Is a new election a must when Turkey is in flames?
Talks for a coalition government in Turkey between the Justice and Development Party (AK Parti), which lost its parliamentary majority in the June 7 election, and the Republican People’s Party (CHP) have been taking place under extraordinary circumstances.
When Prime Minister Ahmet Davutoğlu and CHP leader Kemal Kılıçdaroğlu had their first meeting on July 13, not even a month ago, Turkey did not appear to have a terrorism problem.
When Davutoğlu and Kılıçdaroğlu had their first meeting, Turkish President Tayyip Erdoğan had not sealed a deal with U.S. President Barack Obama about Turkey’s full commitment to military operations against the Islamic State of Iraq and the Levant (ISIL), including opening up the strategically important Incirlik airbase for raids in Syria.
When Davutoğlu and Kılıçdaroğlu had their first meeting, Iran was still yet to seal its nuclear deal with the U.S. and other members of the P5+1.
The nuclear deal was signed on July 14, marking a game-changer of global proportions with immediate consequences in the greater Middle East, especially regarding the Syrian and Iraqi civil wars.
Turkey reached its own game-changer deal with the U.S.-led coalition against ISIL on July 22, which may possibly also have major consequences in the Syrian and Iraqi theaters.
Since July 20, Turkey has had a serious terrorism problem. On that day, an ISIL suicide bomber killed 31 people in Suruç, bordering Syria. Then on July 22, in another town bordering Syria, Ceylanpınar, outlawed Kurdistan Workers’ Party (PKK) militants killed two policemen in their beds, effectively ending the three-year-old de facto cease-fire that had largely held amid dialogue between the PKK and Ankara.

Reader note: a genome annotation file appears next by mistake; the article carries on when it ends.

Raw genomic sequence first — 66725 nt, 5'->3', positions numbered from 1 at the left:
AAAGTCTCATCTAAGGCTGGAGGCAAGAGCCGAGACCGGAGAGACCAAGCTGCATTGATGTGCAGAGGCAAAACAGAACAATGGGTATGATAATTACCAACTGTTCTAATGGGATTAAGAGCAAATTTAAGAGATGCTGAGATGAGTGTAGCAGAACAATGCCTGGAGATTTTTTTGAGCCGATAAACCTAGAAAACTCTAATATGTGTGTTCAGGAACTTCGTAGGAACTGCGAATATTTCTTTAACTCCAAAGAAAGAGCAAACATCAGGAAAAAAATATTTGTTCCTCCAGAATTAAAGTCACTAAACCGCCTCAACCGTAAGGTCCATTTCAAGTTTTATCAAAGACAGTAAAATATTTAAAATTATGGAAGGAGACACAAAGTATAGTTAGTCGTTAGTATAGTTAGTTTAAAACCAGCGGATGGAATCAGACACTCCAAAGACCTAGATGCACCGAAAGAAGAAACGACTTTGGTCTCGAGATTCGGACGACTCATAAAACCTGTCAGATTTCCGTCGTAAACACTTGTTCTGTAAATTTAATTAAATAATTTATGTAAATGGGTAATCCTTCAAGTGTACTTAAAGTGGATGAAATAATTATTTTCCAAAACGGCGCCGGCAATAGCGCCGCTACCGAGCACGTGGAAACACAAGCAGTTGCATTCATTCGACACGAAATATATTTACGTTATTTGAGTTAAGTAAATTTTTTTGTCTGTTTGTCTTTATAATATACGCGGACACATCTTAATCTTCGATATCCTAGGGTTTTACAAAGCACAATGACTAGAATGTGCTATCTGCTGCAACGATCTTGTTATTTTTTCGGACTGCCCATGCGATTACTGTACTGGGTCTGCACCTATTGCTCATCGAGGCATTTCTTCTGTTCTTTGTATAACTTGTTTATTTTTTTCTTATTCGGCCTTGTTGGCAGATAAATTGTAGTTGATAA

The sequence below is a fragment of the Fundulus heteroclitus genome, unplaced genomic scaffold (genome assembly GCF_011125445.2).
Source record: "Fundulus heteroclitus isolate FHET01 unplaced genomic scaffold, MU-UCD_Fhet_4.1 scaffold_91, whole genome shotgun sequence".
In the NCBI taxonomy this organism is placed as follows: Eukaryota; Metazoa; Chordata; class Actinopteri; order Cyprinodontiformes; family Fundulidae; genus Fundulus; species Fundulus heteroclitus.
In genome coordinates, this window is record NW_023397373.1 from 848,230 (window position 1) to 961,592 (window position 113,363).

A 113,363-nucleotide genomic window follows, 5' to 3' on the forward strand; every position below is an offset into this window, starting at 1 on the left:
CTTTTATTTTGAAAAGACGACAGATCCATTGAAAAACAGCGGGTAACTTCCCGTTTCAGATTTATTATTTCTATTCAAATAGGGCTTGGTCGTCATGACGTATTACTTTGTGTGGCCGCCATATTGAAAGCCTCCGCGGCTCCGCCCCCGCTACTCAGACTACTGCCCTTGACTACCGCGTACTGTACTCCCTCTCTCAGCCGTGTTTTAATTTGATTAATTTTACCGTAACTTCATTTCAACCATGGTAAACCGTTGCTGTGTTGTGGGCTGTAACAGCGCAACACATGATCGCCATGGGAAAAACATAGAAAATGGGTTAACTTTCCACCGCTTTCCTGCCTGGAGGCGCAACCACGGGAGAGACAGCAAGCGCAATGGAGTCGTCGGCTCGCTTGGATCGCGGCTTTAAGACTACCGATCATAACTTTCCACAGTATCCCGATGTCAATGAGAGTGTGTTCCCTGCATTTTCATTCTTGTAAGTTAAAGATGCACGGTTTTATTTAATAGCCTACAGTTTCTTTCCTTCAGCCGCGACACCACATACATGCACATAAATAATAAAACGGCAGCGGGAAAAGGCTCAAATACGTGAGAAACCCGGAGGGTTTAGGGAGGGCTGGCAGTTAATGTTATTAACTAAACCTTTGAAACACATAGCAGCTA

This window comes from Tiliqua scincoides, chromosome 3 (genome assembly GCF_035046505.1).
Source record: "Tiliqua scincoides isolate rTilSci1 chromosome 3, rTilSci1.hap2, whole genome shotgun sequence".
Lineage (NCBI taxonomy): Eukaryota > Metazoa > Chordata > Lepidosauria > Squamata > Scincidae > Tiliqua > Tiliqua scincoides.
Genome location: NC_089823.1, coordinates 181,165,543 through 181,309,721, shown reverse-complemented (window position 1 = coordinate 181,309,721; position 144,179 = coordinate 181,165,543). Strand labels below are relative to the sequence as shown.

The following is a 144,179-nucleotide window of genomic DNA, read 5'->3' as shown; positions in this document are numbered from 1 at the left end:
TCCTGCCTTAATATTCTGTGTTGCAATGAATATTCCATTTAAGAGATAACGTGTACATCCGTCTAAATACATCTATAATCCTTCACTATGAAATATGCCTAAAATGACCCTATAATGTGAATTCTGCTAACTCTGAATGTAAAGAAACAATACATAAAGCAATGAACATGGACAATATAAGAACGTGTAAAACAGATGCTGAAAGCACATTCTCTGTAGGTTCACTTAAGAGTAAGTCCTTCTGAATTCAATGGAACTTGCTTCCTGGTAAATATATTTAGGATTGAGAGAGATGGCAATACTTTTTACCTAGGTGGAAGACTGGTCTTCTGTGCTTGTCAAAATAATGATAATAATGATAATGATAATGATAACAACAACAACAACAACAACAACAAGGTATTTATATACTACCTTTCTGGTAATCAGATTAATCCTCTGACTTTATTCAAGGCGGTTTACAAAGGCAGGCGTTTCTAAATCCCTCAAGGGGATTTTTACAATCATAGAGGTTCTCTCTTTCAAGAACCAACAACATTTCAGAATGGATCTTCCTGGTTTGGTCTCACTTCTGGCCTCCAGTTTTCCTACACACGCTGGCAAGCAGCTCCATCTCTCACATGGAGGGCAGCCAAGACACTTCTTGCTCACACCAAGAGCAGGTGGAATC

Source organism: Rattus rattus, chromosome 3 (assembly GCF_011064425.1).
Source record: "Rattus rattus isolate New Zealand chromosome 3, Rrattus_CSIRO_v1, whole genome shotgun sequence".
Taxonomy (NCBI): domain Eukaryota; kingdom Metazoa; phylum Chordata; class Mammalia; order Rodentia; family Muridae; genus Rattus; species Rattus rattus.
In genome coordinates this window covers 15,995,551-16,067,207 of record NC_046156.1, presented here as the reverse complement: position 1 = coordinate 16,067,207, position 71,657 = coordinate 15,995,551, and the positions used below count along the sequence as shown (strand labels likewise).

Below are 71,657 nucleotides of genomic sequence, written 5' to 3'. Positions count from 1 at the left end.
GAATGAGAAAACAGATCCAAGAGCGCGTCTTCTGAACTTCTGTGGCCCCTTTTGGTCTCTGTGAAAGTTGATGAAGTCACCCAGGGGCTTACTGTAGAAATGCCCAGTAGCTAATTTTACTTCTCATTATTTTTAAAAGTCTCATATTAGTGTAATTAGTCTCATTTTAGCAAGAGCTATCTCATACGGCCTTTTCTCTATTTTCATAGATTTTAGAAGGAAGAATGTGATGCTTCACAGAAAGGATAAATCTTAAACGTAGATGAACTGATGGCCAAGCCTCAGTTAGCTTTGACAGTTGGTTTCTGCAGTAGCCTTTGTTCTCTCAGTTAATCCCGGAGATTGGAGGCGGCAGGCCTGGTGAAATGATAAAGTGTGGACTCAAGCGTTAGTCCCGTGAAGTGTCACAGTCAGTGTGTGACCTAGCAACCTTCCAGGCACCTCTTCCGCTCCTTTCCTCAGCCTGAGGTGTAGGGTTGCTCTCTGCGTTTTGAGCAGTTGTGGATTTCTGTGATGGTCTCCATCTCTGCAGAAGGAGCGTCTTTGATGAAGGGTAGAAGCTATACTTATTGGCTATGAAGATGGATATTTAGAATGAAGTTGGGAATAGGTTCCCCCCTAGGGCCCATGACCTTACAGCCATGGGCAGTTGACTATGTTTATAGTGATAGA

Since then, the Turkish military has been hitting ISIL targets in Syria, but it has been hitting PKK targets in Iraq much more concertedly. Whenever the PKK hits the Turkish military, police stations, and police officers, the Turkish military launches massive air operations against them.
On Aug. 10 alone - before 6 p.m., when Davutoğlu and Kılıçdaroğlu held their second meeting in a month, after 35 hours of intense talks between delegations from the two parties - five policemen, one soldier and two attackers were killed across Turkey.
In such a domestic and regional atmosphere - without even mentioning the economic uncertainties in Turkey - the political agenda is not focused on forming a coalition government, but on the possibility of having another election, possibly a second one in six months. The speculation is that President Erdoğan’s disillusionment with the performance of the AK Parti on June 7 is pushing him to try to convince PM Davutoğlu to go to another election, hoping this time that the AK Parti will re-gain a majority, form the government, and thus continue Erdoğan’s total control over the state apparatus that he has been able to build over the last 13 years.
Under current circumstances, another election is not a must for Turkey. A broad-based coalition, based on reconciliation between the conservative AK Parti and the social democratic CHP, could be tried first. That would not only benefit peace and stability in Turkey, but also in the region.